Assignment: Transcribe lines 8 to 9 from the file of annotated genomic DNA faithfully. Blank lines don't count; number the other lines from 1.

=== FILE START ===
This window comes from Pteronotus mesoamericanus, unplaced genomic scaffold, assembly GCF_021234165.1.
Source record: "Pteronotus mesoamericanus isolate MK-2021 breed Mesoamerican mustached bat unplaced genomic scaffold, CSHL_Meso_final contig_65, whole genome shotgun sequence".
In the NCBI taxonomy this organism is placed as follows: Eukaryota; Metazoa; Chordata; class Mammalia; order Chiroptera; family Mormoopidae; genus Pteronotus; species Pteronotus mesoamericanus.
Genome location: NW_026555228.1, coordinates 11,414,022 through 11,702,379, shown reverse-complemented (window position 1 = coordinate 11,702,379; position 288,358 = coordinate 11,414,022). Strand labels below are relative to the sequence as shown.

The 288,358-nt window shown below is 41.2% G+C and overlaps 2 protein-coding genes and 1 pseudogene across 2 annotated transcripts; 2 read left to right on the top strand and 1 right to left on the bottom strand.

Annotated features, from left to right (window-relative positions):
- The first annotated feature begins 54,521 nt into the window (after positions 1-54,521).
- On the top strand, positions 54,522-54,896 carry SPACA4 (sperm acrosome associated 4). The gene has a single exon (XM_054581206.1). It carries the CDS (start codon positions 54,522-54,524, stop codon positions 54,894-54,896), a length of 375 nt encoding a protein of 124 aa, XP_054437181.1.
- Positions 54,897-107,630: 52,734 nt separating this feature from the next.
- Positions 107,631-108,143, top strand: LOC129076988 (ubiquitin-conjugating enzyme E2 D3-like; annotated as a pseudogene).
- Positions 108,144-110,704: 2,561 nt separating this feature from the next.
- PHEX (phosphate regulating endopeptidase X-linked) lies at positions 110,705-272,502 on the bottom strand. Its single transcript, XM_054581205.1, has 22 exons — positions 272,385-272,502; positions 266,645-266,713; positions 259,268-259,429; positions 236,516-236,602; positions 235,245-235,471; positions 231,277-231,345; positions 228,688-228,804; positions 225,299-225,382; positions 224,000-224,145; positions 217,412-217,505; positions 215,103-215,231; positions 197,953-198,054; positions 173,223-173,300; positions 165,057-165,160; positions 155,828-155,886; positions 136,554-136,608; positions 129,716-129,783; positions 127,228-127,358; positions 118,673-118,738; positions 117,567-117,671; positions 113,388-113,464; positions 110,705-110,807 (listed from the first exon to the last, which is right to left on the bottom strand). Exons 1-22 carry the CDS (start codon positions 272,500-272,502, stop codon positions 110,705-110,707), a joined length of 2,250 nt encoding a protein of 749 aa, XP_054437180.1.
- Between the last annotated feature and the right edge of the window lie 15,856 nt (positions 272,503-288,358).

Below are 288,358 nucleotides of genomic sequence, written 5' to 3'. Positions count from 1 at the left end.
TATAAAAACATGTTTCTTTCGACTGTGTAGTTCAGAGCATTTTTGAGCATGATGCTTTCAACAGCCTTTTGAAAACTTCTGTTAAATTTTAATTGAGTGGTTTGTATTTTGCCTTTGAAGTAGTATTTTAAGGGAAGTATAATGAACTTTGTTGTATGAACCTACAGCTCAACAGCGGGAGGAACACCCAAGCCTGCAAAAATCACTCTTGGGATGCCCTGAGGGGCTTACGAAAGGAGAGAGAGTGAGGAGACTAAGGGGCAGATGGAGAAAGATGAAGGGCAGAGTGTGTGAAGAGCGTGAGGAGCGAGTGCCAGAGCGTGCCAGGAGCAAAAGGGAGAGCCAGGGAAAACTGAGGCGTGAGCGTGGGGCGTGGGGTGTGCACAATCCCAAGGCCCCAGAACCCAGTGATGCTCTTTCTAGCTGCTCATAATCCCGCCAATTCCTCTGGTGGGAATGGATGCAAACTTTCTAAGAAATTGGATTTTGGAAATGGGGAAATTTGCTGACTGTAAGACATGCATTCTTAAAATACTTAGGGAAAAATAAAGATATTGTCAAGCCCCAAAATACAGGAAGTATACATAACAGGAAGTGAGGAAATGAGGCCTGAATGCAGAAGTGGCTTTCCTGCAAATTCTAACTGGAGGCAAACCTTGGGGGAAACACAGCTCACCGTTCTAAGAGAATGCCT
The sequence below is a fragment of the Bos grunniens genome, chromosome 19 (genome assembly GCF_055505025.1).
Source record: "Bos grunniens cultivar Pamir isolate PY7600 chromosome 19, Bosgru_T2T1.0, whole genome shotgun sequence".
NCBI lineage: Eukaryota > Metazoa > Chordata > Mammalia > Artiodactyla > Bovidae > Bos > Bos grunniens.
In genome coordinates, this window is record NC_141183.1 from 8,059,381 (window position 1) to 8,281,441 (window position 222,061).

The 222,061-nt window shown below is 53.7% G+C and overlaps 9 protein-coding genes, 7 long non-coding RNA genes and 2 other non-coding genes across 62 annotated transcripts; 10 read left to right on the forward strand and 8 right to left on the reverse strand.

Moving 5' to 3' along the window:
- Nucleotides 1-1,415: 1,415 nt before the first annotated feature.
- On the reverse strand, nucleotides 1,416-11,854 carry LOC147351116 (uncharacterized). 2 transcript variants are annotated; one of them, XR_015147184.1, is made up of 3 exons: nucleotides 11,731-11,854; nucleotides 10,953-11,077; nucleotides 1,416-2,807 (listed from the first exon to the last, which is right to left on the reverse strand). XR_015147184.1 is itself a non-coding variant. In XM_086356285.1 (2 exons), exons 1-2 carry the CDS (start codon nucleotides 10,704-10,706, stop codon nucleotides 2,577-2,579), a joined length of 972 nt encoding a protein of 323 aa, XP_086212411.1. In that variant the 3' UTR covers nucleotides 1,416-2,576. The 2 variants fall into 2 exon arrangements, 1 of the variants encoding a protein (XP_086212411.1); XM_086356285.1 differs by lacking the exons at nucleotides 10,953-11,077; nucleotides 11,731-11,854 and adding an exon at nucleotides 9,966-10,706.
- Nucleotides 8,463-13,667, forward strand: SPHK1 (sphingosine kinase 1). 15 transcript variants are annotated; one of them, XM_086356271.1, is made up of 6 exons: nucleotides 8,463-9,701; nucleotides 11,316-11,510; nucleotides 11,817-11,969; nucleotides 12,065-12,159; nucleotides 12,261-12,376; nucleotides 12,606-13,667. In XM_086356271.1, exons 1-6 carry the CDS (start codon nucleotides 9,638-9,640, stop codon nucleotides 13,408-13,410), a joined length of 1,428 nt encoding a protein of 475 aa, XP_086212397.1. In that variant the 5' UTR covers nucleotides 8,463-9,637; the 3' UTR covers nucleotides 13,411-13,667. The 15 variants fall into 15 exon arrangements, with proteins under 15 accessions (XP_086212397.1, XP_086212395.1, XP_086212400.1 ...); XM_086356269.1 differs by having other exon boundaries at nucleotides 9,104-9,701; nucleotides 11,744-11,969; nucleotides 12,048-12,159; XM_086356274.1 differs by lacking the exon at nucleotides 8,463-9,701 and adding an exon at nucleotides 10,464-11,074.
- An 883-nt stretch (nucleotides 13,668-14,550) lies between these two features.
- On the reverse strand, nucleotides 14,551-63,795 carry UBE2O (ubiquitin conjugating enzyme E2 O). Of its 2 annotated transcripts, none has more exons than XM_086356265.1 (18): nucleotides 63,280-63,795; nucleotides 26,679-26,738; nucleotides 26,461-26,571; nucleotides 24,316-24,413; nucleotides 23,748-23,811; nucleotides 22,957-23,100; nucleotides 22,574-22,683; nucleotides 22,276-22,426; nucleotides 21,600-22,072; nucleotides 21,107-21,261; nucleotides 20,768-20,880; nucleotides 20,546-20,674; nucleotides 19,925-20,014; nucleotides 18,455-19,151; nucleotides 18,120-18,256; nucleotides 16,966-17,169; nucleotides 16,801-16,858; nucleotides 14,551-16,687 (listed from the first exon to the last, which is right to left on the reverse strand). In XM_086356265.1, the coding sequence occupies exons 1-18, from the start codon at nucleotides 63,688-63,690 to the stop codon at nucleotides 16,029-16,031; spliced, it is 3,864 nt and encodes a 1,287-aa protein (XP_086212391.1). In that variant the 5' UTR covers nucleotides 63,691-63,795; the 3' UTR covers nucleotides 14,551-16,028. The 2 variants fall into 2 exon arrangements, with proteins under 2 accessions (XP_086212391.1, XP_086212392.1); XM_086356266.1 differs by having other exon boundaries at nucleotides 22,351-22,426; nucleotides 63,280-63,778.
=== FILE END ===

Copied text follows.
- On the top strand, positions 54,522-54,896 carry SPACA4 (sperm acrosome associated 4). The gene has a single exon (XM_054581206.1). It carries the CDS (start codon positions 54,522-54,524, stop codon positions 54,894-54,896), a length of 375 nt encoding a protein of 124 aa, XP_054437181.1.
- Positions 54,897-107,630: 52,734 nt separating this feature from the next.